Masjid al-Farooq mosque (Courtesy

Foes of a new publicly funded Arabic-themed school in New York worry it will draw students from a radical mosque tied to terrorism and become an incubator for young jihadists.

The Khalil Gibran International Academy, scheduled to open next month in Brooklyn, is located three blocks from the Masjid al-Farooq mosque frequented by one of the terrorists involved in the 1993 World Trade Center bombing.

The Boerum Hill mosque counts among past imams:

  • Blind Sheik Omar Abdul Rahman, who is serving a federal prison sentence for conspiring to blow up New York City landmarks.
  • Fawaz Abu Damra, who has preached that Muslims should be “directing all rifles at the first and last enemy of the Islamic nation, and this is the sons of monkeys and pigs – the Jews.”
  • Gulshair El-Shukrijumah, one-time interpreter for the Blind Sheik and the late father of Adnan el-Shukrijumah, a suspected al-Qaida operative wanted by the FBI as possibly training to be the “next Mohamed Atta.”

Federal investigators recently traced money raised for al-Qaida back to the al-Farooq mosque, which did not return phone calls seeking comment.

“It is still frequented by Islamists,” said Sara Springer, an eighth-grade teacher at a public middle school in Brooklyn.

“I am very concerned that the school will be a madrassa, funded by taxpayer dollars,” she said. “We will in effect be supporting the training of future terrorist cells.”

Officials say the new school, known as KGIA, will educate students about Islamic culture and Arabic, but will not promote Islam. Local detractors are not swayed, however.

“You cannot separate Arabic culture from Islam,” argued Robert Hall, a co-leader of the Bronx Household of Faith. He described KGIA as a “publicly funded religious school.”

Springer is leading a group of parents and concerned citizens calling itself “Stop the Madrassa Coalition” to close the school, which so far has enrolled 44 students.

Debbie Almontaser

The group contributed to last week’s ouster of KGIA’s principal – a native of Yemen, a country well-represented at al-Farooq mosque – by calling attention to her close ties to an organization selling T-shirts that glorify Palestinian terrorism. Dhabah “Debbie” Almontaser defended the shirts – which are emblazoned with the phrase, “Intifida NYC” – before resigning in the wake of public outrage.

“Both parents and teachers have a right to be concerned about children attending a school run by someone who doesn’t immediately denounce campaigns or ideas tied to violence,” said Randi Weingarten, head of the United Federation of Teachers in New York.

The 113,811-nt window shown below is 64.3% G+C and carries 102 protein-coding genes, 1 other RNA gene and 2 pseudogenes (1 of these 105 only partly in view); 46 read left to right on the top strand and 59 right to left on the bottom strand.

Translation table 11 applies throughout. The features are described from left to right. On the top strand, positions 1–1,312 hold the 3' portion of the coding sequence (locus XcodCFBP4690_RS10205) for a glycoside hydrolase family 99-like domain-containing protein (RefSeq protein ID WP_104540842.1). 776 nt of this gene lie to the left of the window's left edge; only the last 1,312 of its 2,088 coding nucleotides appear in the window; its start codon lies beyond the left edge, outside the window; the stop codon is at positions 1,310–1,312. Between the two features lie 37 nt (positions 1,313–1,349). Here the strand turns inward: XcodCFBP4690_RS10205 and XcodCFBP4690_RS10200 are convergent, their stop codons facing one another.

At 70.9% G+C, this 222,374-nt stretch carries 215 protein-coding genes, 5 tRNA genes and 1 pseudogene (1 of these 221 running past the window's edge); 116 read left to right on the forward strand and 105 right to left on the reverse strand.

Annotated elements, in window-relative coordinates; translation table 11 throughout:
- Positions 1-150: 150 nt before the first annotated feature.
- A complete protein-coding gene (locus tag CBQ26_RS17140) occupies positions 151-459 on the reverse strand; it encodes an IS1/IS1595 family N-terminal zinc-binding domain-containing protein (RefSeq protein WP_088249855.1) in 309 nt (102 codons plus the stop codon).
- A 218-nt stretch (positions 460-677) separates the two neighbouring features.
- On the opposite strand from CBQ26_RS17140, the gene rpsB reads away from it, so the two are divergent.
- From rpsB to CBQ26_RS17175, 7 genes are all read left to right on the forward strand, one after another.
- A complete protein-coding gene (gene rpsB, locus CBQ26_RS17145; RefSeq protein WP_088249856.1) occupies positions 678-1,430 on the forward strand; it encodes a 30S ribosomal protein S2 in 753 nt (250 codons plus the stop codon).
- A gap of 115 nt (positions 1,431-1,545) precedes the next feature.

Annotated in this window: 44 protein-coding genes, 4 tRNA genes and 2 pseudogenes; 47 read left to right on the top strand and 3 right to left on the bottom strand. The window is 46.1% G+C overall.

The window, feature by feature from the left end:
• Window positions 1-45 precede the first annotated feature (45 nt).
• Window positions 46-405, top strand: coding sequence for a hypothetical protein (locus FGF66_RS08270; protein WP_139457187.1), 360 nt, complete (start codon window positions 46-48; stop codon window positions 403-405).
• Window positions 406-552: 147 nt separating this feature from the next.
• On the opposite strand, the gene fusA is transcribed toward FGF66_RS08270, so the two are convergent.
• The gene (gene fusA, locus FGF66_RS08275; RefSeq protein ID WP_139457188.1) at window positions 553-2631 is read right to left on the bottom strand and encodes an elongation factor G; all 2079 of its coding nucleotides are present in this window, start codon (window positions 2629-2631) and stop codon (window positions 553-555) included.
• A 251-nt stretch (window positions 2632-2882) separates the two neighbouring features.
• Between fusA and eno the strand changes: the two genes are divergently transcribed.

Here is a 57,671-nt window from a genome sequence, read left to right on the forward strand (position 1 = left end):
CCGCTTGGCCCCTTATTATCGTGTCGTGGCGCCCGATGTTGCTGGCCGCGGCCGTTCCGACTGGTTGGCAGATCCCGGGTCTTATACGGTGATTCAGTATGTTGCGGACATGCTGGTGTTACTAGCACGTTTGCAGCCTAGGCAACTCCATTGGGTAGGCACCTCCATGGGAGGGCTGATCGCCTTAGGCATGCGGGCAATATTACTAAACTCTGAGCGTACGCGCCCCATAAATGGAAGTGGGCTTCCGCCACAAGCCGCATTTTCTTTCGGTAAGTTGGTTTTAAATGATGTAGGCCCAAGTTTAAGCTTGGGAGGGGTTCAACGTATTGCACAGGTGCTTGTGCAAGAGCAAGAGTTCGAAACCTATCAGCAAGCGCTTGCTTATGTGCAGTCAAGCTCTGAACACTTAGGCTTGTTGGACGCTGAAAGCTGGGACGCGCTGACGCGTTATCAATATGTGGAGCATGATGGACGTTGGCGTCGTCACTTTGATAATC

The intifadas were Palestinian terror campaigns that left 1,221 Israelis dead. Most of the attacks were suicide bombings, and many of the victims were civilians.

Still, school officials are pressing ahead with plans to open the school, which will offer students internships with Muslim lawyers, trips to the Middle East and community activism.

The program will integrate intensive Arabic language instruction and the study of Middle Eastern history and historical figures – which Springer says will include the life and teachings of the Muslim prophet Muhammad.

Text books, lesson plans and teacher materials will be adapted from publications supplied by the Council on Islamic Education, Springer says. CIE’s chief consultant is Susan Douglass, a Muslim activist whose husband is on the Saudi government payroll as a teacher at an Islamic academy that has graduated terrorists.

“Parents have raised the fear of jihad incitement privately,” said Springer, who has attended a few of the PTA meetings concerning the school.

Garth Harries, chief executive of New York City’s Office of New Schools, would neither confirm nor deny Springer’s assertions regarding the curriculum.

He did, however, assert that KGIA is a “non-religious” New York City public school.

“It is not a vehicle for political or religious ideology,” Harries said. “And if the school is used this way, we will close it.” He says his department will monitor funding and curriculum at KGIA.

But Springer doubts officials will be able to detect jihadi indoctrination when many of the classes will be taught in Arabic.

“How will they know what is transpiring within the school?” she said.

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